Border collies are active dogs that have a naturally ability to herd livestock, and most are bred for that purpose. Border collies are generally a healthy breed, but like many larger dogs, border collies can have hip joint problems, including hip dysplasia (HD) and arthritis, or degenerative joint disease (DJD), also called osteoarthritis. Environmental factors such as age, obesity, inactivity, joint overuse, poor diet, injury or rapid growth and rapid weight gain can cause or contribute to painful hip damage.
Hip Dysplasia (HD)
HD is a genetic disease; one or both parents must have one or more HD genes that are passed on to their offspring. HD causes abnormal development of the hip joint and leaves it susceptible to damage from arthritic diseases that cause joint inflammation and breakdown of bone and cartilage. The presence of one or more HD genes does not doom the dog to HD but makes hip problems more likely, particularly if the dog is exposed to negative environmental factors.
Arthritis is a degenerative disease that results from worn or damaged joints or joint cartilage. The disease is typically found in older and larger dogs with worn joints, although younger dogs can develop arthritis after an injury or accident. Some infections and diseases can also lead to arthritis, but the main causes of arthritis are inherited hip dysplasia or osteoarthritis resulting from cartilage and joint damage. The disease can be very painful and needs to be treated.
Treating Hip Dysplasia
If your dog shows signs of lameness, has difficulty standing or walking or getting up and down, or is walking on three legs, seek help from your veterinarian. Treating your dog with chondroitin sulphate and glucosamine hydrochloride can dramatically improve joint function and decrease pain. If the pain continues, your dog may need aspirin/codeine combinations, phenylbutazone, or corticosteroids. In severe cases, your dog may require a total hip replacement.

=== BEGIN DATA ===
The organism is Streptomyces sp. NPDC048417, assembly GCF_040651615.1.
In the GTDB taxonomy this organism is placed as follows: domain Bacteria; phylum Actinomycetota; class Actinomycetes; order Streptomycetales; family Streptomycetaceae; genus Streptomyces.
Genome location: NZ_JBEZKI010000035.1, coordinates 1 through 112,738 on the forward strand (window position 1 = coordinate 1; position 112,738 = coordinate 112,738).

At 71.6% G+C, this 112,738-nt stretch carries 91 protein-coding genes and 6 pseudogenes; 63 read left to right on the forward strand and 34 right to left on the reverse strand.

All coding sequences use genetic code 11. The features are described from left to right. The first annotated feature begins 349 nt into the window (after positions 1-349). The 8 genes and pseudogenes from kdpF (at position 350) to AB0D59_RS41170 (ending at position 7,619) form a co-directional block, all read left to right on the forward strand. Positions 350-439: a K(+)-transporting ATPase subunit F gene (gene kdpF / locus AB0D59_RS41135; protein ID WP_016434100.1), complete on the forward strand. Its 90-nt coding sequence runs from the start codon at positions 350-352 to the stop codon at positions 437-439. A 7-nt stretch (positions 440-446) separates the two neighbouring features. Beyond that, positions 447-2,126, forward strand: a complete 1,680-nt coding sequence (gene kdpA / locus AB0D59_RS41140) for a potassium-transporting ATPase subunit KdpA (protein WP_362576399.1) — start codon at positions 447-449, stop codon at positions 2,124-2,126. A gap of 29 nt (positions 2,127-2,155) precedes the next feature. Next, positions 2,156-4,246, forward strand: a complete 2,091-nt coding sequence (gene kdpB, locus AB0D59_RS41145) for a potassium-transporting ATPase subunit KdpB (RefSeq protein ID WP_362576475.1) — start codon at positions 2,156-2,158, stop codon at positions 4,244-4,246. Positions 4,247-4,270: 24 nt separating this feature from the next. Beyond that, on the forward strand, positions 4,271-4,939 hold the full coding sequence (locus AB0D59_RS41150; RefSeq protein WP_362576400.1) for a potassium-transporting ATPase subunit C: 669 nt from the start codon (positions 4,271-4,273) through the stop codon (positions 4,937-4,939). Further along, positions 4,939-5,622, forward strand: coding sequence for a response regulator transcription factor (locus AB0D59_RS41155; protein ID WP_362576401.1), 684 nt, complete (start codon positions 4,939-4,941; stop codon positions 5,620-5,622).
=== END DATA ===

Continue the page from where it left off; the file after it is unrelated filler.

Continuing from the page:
Preventing Hip Dysplasia
The American Border Collie Association recommends that you purchase border collie puppies from reputable breeders who have tested the parents for the HD genes and have observed their offspring and siblings for outward signs of HD. Although the testing does not guarantee that the puppies have not inherited a predisposition for HD, testing does increase the likelihood that the puppy does not have an HD gene.
Decreasing the Likelihood of Developing HD
Make sure your dog has proper nutrition and exercise. Obese dogs and sedentary dogs are much more likely to develop hip problems. Rapid weight gain and rapid growth can damage hip joints in puppies. Feed your puppies puppy food rather than adult dog food, which contains too much calcium and phosphorus. Feed puppies smaller quantities to avoid growth spurts but make sure puppies have enough food to meet their high caloric needs.
- Photo Credit Border Collie image by Scott Griessel from Fotolia.com
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